Under Threat: The Worsening Plight of Egypt's Coptic Christians
Please join the Tom Lantos Human Rights Commission for a hearing on threats to religious freedom in Egypt, including, the worsening plight of Egypt’s Coptic Christians. At a time when the world’s attention is on Egypt as it undergoes historic but tumultuous political change, it is important that the U.S. continue to shine the spotlight on the difficulties confronting religious minorities in the country. Egypt is on the cusp of a new era but the transition to a democratic society means more than just holding elections. It means that basic freedoms—such as the freedom of religion— are protected.
The Coptic Christian community, which traces its origins back 2,000 years and is the largest religious minority in Egypt today, is under assault. Churches have been bombed and citizens have been attacked while the Egyptian government seemingly encourages a culture of impunity for those responsible for these acts of violence. This hearing will address the continued discrimination and physical threats to the Coptic community and consider how the United States can better support religious freedom.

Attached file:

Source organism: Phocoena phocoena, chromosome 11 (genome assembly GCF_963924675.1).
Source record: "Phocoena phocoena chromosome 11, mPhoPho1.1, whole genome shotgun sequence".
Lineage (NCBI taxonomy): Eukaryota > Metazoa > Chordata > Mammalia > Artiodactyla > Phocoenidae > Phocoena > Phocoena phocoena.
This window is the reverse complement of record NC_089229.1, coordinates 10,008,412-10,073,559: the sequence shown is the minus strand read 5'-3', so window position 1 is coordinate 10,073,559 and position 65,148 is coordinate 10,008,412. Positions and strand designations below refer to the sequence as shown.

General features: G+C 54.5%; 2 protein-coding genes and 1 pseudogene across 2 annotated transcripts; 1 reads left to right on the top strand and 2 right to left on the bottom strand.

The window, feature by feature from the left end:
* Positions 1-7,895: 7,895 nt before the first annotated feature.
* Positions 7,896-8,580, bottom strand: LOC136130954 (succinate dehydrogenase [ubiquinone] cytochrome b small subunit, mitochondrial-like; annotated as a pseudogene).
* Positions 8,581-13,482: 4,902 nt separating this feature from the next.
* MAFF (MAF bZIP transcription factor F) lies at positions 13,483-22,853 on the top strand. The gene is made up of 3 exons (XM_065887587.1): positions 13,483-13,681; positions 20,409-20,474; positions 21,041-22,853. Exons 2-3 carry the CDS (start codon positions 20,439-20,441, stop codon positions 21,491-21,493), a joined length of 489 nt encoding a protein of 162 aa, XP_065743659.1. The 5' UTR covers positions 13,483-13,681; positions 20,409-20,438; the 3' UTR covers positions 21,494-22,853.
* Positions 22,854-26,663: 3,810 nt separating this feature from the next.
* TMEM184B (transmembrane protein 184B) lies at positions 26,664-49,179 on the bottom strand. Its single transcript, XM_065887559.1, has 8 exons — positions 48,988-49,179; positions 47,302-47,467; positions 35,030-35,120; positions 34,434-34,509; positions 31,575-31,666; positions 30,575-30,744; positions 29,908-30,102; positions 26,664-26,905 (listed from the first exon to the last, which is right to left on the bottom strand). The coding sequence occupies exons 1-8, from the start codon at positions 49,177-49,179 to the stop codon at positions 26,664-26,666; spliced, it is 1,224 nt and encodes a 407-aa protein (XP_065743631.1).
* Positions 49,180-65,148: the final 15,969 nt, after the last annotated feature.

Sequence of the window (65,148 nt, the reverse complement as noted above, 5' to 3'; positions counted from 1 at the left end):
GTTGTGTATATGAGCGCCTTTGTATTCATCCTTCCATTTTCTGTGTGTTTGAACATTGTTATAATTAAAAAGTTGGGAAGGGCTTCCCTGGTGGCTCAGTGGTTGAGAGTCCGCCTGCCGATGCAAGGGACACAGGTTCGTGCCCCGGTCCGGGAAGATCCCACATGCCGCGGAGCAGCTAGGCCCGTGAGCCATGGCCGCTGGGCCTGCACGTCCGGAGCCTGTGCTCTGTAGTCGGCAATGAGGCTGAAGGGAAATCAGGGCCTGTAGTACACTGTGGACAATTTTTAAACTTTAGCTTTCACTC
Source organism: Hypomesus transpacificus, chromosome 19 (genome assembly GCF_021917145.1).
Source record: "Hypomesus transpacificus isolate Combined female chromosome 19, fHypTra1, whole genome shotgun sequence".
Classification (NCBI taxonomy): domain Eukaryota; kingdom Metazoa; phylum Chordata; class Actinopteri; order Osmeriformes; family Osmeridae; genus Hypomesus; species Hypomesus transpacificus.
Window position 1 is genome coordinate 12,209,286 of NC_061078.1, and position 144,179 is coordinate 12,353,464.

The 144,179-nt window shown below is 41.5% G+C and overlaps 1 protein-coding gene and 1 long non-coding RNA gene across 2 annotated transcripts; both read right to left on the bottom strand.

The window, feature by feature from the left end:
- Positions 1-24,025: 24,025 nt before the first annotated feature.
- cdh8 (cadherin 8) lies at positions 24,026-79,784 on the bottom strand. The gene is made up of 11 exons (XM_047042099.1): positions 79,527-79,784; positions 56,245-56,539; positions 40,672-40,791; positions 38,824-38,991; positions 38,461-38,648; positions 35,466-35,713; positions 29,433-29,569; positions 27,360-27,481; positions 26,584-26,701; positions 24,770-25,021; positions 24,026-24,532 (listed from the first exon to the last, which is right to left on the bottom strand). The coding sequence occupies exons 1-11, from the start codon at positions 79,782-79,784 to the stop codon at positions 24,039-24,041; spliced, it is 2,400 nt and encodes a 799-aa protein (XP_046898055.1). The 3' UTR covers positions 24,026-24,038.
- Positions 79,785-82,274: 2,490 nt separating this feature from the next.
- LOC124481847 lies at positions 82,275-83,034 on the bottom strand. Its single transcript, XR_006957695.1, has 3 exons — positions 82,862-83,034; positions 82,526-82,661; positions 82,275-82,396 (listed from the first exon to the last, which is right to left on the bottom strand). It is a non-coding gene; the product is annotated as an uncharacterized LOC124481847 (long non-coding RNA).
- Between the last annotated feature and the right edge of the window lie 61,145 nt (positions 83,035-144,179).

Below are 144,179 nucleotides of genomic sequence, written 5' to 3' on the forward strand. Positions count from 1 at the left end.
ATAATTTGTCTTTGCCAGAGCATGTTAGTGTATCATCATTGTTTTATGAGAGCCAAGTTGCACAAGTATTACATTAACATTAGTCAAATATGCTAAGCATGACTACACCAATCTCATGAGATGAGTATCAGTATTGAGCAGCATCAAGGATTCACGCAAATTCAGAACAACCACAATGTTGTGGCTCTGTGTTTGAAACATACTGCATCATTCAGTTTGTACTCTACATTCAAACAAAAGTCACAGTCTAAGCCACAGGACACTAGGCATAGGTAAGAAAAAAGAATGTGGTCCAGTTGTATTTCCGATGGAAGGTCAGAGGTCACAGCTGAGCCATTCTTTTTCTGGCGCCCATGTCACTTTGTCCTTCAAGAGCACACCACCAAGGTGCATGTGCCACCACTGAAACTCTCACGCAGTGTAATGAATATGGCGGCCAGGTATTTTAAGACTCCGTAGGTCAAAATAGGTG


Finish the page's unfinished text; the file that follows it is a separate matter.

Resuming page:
If you have any questions, please contact Kalinda Stephenson (Rep. Wolf) at 202-225-5136 or Mike McVicker (Rep. McGovern) at 202-225-3599.
Kathy Fitzpatrick, Deputy Assistant Secretary, Bureau of Democracy, Human Rights, and Labor, U.S. Department of State
Nina Shea - Director, Center for Religious Freedom, Hudson Institute
Dina Guirguis - Egyptian American democracy activist, attorney, and member, Egyptian American Rule of Law Association
Adel Guindy - President, Coptic Solidarity International
Cynthia Farahat - Egyptian political activist, writer and researcher
Raymond Ibrahim - Middle East specialist and Associate fellow, Middle East Forum
PART I: OPENING REMARKS
PART II: PANEL I
PART II: PANEL II
PART III: PANEL III